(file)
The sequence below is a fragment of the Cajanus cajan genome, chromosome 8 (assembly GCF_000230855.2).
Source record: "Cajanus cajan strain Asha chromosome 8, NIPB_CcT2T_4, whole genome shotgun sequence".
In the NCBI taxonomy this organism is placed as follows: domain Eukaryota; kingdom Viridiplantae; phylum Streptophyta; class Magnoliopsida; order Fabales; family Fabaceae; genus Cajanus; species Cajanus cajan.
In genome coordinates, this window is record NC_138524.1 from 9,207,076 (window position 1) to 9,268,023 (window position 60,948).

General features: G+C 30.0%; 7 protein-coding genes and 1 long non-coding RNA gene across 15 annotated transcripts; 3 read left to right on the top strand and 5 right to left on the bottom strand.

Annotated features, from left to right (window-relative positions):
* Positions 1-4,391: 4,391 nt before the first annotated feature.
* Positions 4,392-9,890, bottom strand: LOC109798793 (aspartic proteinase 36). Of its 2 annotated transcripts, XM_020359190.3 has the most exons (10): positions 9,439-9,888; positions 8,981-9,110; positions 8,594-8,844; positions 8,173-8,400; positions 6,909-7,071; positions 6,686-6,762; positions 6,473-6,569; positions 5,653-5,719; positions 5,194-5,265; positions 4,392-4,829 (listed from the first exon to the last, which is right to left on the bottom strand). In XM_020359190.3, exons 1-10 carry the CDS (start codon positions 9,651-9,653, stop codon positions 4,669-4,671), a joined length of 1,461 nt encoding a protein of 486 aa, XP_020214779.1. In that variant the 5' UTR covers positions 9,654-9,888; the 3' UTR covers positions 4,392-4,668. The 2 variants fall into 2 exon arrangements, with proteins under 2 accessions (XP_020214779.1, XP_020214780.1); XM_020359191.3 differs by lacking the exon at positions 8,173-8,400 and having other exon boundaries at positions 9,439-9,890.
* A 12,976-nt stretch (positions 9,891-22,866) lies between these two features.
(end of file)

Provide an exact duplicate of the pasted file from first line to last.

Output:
The sequence below is a fragment of the Cajanus cajan genome, chromosome 8 (assembly GCF_000230855.2).
Source record: "Cajanus cajan strain Asha chromosome 8, NIPB_CcT2T_4, whole genome shotgun sequence".
In the NCBI taxonomy this organism is placed as follows: domain Eukaryota; kingdom Viridiplantae; phylum Streptophyta; class Magnoliopsida; order Fabales; family Fabaceae; genus Cajanus; species Cajanus cajan.
In genome coordinates, this window is record NC_138524.1 from 9,207,076 (window position 1) to 9,268,023 (window position 60,948).

General features: G+C 30.0%; 7 protein-coding genes and 1 long non-coding RNA gene across 15 annotated transcripts; 3 read left to right on the top strand and 5 right to left on the bottom strand.

Annotated features, from left to right (window-relative positions):
* Positions 1-4,391: 4,391 nt before the first annotated feature.
* Positions 4,392-9,890, bottom strand: LOC109798793 (aspartic proteinase 36). Of its 2 annotated transcripts, XM_020359190.3 has the most exons (10): positions 9,439-9,888; positions 8,981-9,110; positions 8,594-8,844; positions 8,173-8,400; positions 6,909-7,071; positions 6,686-6,762; positions 6,473-6,569; positions 5,653-5,719; positions 5,194-5,265; positions 4,392-4,829 (listed from the first exon to the last, which is right to left on the bottom strand). In XM_020359190.3, exons 1-10 carry the CDS (start codon positions 9,651-9,653, stop codon positions 4,669-4,671), a joined length of 1,461 nt encoding a protein of 486 aa, XP_020214779.1. In that variant the 5' UTR covers positions 9,654-9,888; the 3' UTR covers positions 4,392-4,668. The 2 variants fall into 2 exon arrangements, with proteins under 2 accessions (XP_020214779.1, XP_020214780.1); XM_020359191.3 differs by lacking the exon at positions 8,173-8,400 and having other exon boundaries at positions 9,439-9,890.
* A 12,976-nt stretch (positions 9,891-22,866) lies between these two features.